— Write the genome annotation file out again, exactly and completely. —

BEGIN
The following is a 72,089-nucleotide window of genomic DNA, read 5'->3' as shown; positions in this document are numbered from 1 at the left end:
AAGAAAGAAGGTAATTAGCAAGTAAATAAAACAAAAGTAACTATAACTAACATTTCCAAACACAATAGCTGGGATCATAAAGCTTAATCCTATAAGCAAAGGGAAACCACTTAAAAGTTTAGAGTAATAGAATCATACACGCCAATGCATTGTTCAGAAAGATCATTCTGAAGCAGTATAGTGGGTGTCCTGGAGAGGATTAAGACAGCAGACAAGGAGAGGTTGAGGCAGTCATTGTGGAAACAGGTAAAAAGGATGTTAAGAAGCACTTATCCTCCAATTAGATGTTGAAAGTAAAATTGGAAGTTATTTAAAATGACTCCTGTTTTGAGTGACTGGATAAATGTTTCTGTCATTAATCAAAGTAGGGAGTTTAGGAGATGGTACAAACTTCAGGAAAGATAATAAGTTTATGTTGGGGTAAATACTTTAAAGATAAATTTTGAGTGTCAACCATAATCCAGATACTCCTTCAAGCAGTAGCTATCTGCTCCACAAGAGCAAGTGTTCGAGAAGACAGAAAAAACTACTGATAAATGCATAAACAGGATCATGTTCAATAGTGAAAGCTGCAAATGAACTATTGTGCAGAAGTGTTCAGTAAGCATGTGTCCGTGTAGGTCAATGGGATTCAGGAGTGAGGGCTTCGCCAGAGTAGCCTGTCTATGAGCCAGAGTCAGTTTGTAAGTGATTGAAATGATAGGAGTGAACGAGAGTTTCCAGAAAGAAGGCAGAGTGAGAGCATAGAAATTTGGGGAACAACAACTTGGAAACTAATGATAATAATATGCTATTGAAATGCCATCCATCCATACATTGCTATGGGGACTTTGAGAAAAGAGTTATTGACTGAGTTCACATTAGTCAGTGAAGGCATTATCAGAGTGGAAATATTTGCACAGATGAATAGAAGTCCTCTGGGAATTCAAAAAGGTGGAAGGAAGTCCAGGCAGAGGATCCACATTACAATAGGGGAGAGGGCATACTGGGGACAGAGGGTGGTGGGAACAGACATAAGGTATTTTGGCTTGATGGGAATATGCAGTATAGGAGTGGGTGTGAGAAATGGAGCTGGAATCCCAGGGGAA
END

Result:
The following is a 72,089-nucleotide window of genomic DNA, read 5'->3' as shown; positions in this document are numbered from 1 at the left end:
AAGAAAGAAGGTAATTAGCAAGTAAATAAAACAAAAGTAACTATAACTAACATTTCCAAACACAATAGCTGGGATCATAAAGCTTAATCCTATAAGCAAAGGGAAACCACTTAAAAGTTTAGAGTAATAGAATCATACACGCCAATGCATTGTTCAGAAAGATCATTCTGAAGCAGTATAGTGGGTGTCCTGGAGAGGATTAAGACAGCAGACAAGGAGAGGTTGAGGCAGTCATTGTGGAAACAGGTAAAAAGGATGTTAAGAAGCACTTATCCTCCAATTAGATGTTGAAAGTAAAATTGGAAGTTATTTAAAATGACTCCTGTTTTGAGTGACTGGATAAATGTTTCTGTCATTAATCAAAGTAGGGAGTTTAGGAGATGGTACAAACTTCAGGAAAGATAATAAGTTTATGTTGGGGTAAATACTTTAAAGATAAATTTTGAGTGTCAACCATAATCCAGATACTCCTTCAAGCAGTAGCTATCTGCTCCACAAGAGCAAGTGTTCGAGAAGACAGAAAAAACTACTGATAAATGCATAAACAGGATCATGTTCAATAGTGAAAGCTGCAAATGAACTATTGTGCAGAAGTGTTCAGTAAGCATGTGTCCGTGTAGGTCAATGGGATTCAGGAGTGAGGGCTTCGCCAGAGTAGCCTGTCTATGAGCCAGAGTCAGTTTGTAAGTGATTGAAATGATAGGAGTGAACGAGAGTTTCCAGAAAGAAGGCAGAGTGAGAGCATAGAAATTTGGGGAACAACAACTTGGAAACTAATGATAATAATATGCTATTGAAATGCCATCCATCCATACATTGCTATGGGGACTTTGAGAAAAGAGTTATTGACTGAGTTCACATTAGTCAGTGAAGGCATTATCAGAGTGGAAATATTTGCACAGATGAATAGAAGTCCTCTGGGAATTCAAAAAGGTGGAAGGAAGTCCAGGCAGAGGATCCACATTACAATAGGGGAGAGGGCATACTGGGGACAGAGGGTGGTGGGAACAGACATAAGGTATTTTGGCTTGATGGGAATATGCAGTATAGGAGTGGGTGTGAGAAATGGAGCTGGAATCCCAGGGGAA